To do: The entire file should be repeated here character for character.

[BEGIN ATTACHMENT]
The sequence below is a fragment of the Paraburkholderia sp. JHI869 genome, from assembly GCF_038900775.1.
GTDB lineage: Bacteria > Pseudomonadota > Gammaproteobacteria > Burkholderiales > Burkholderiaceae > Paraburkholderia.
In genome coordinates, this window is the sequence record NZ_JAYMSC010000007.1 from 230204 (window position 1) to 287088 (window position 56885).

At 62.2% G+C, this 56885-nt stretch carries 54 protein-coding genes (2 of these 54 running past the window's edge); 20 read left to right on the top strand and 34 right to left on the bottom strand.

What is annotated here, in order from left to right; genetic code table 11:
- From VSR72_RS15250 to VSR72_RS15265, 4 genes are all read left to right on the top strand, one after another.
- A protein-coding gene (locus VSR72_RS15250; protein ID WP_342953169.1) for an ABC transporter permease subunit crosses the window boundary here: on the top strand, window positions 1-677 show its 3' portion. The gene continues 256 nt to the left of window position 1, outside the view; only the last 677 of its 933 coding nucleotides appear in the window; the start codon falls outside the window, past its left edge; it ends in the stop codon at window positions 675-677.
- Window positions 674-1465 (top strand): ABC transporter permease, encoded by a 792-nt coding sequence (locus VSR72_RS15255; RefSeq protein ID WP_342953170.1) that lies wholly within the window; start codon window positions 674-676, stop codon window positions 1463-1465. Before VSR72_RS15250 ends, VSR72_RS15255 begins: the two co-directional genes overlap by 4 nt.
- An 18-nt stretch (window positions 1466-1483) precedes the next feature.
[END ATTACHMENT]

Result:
The sequence below is a fragment of the Paraburkholderia sp. JHI869 genome, from assembly GCF_038900775.1.
GTDB lineage: Bacteria > Pseudomonadota > Gammaproteobacteria > Burkholderiales > Burkholderiaceae > Paraburkholderia.
In genome coordinates, this window is the sequence record NZ_JAYMSC010000007.1 from 230204 (window position 1) to 287088 (window position 56885).

At 62.2% G+C, this 56885-nt stretch carries 54 protein-coding genes (2 of these 54 running past the window's edge); 20 read left to right on the top strand and 34 right to left on the bottom strand.

What is annotated here, in order from left to right; genetic code table 11:
- From VSR72_RS15250 to VSR72_RS15265, 4 genes are all read left to right on the top strand, one after another.
- A protein-coding gene (locus VSR72_RS15250; protein ID WP_342953169.1) for an ABC transporter permease subunit crosses the window boundary here: on the top strand, window positions 1-677 show its 3' portion. The gene continues 256 nt to the left of window position 1, outside the view; only the last 677 of its 933 coding nucleotides appear in the window; the start codon falls outside the window, past its left edge; it ends in the stop codon at window positions 675-677.
- Window positions 674-1465 (top strand): ABC transporter permease, encoded by a 792-nt coding sequence (locus VSR72_RS15255; RefSeq protein ID WP_342953170.1) that lies wholly within the window; start codon window positions 674-676, stop codon window positions 1463-1465. Before VSR72_RS15250 ends, VSR72_RS15255 begins: the two co-directional genes overlap by 4 nt.
- An 18-nt stretch (window positions 1466-1483) precedes the next feature.